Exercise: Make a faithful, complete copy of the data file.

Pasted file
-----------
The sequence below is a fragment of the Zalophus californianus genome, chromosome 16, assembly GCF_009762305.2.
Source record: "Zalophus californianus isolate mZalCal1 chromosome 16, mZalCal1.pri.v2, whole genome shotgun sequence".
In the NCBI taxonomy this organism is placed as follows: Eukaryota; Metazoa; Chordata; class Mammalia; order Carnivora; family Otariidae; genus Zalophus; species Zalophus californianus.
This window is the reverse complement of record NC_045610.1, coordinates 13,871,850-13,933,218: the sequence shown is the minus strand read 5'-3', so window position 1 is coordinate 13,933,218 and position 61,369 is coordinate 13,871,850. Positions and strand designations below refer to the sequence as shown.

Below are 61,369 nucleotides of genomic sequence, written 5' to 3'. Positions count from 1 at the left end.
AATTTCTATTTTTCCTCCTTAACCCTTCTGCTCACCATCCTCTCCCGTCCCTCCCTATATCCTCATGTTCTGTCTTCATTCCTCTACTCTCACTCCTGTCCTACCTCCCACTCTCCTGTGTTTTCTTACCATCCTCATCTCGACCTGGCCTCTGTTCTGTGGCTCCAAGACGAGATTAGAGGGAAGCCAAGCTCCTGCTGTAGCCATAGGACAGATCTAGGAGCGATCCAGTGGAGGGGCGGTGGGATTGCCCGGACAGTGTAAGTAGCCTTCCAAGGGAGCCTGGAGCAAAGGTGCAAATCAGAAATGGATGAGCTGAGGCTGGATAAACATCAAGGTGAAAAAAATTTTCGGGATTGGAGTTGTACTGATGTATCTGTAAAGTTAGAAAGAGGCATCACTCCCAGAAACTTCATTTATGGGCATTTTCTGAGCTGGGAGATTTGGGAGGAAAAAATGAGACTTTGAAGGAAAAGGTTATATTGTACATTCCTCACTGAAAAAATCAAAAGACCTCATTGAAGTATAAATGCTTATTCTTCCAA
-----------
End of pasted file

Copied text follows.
The sequence below is a fragment of the Zalophus californianus genome, chromosome 16, assembly GCF_009762305.2.
Source record: "Zalophus californianus isolate mZalCal1 chromosome 16, mZalCal1.pri.v2, whole genome shotgun sequence".
In the NCBI taxonomy this organism is placed as follows: Eukaryota; Metazoa; Chordata; class Mammalia; order Carnivora; family Otariidae; genus Zalophus; species Zalophus californianus.
This window is the reverse complement of record NC_045610.1, coordinates 13,871,850-13,933,218: the sequence shown is the minus strand read 5'-3', so window position 1 is coordinate 13,933,218 and position 61,369 is coordinate 13,871,850. Positions and strand designations below refer to the sequence as shown.

Below are 61,369 nucleotides of genomic sequence, written 5' to 3'. Positions count from 1 at the left end.
AATTTCTATTTTTCCTCCTTAACCCTTCTGCTCACCATCCTCTCCCGTCCCTCCCTATATCCTCATGTTCTGTCTTCATTCCTCTACTCTCACTCCTGTCCTACCTCCCACTCTCCTGTGTTTTCTTACCATCCTCATCTCGACCTGGCCTCTGTTCTGTGGCTCCAAGACGAGATTAGAGGGAAGCCAAGCTCCTGCTGTAGCCATAGGACAGATCTAGGAGCGATCCAGTGGAGGGGCGGTGGGATTGCCCGGACAGTGTAAGTAGCCTTCCAAGGGAGCCTGGAGCAAAGGTGCAAATCAGAAATGGATGAGCTGAGGCTGGATAAACATCAAGGTGAAAAAAATTTTCGGGATTGGAGTTGTACTGATGTATCTGTAAAGTTAGAAAGAGGCATCACTCCCAGAAACTTCATTTATGGGCATTTTCTGAGCTGGGAGATTTGGGAGGAAAAAATGAGACTTTGAAGGAAAAGGTTATATTGTACATTCCTCACTGAAAAAATCAAAAGACCTCATTGAAGTATAAATGCTTATTCTTCCAA